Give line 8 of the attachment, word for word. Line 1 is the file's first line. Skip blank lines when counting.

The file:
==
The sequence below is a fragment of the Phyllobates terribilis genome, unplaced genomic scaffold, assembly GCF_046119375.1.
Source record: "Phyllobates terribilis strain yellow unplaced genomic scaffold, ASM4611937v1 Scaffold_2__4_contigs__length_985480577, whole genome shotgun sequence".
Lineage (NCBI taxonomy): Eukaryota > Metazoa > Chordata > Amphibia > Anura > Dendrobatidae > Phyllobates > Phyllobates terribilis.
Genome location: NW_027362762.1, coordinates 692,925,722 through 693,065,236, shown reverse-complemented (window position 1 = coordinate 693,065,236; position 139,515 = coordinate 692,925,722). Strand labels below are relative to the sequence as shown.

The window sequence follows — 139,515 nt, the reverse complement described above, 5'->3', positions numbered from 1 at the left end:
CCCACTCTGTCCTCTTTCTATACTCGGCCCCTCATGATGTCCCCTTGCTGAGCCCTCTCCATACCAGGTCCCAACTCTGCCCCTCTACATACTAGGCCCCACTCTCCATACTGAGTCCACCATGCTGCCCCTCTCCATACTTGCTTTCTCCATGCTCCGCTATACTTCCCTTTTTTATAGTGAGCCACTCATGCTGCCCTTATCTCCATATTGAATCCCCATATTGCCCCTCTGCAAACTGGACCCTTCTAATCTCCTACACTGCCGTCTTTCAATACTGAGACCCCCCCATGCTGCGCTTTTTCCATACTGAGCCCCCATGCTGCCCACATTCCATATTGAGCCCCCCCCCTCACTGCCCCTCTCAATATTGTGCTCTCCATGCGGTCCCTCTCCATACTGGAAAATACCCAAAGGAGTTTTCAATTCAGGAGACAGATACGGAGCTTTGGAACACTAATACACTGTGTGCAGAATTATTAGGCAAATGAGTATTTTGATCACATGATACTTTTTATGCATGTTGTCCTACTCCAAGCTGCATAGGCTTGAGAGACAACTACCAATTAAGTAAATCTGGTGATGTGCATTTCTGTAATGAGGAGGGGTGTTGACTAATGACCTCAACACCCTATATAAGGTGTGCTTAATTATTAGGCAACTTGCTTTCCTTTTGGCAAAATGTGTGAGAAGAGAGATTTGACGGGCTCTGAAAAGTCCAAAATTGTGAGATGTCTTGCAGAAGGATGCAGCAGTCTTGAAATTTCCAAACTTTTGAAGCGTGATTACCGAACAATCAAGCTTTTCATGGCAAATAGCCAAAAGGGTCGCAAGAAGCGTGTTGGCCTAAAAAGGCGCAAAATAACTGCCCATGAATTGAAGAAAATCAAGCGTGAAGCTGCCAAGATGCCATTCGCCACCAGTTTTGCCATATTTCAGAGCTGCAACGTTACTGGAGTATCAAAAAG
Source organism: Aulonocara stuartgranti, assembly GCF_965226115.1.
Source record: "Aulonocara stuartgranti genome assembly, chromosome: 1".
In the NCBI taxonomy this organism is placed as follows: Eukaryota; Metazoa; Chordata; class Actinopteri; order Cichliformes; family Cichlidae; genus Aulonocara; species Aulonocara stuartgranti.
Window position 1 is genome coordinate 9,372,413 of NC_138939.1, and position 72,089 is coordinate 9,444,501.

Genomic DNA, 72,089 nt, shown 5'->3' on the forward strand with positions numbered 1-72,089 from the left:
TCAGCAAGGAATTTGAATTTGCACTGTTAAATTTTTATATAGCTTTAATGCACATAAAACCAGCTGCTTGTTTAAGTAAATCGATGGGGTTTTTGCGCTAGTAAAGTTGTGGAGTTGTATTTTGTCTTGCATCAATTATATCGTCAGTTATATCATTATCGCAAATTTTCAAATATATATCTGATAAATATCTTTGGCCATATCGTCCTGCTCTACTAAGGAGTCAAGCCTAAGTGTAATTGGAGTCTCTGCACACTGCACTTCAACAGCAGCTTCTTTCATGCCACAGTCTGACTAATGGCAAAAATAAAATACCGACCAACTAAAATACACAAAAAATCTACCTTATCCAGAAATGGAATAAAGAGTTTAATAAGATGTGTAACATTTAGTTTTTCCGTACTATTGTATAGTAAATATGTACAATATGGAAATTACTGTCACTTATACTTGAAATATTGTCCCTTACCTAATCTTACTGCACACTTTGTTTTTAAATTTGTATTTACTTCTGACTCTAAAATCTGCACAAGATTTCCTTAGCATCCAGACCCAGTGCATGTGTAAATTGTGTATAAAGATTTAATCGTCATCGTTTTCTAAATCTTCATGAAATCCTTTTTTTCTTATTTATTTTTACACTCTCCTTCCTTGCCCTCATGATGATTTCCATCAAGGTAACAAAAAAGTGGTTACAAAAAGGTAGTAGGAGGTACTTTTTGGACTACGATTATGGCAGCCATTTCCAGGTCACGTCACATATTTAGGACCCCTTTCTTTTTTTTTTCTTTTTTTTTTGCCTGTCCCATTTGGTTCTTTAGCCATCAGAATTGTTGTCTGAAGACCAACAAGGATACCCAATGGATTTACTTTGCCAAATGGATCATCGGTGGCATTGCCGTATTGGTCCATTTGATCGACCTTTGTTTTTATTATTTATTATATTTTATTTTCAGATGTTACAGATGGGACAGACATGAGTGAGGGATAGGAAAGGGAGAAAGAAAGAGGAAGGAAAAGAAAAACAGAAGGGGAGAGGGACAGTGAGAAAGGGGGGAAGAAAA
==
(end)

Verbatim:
Source record: "Aulonocara stuartgranti genome assembly, chromosome: 1".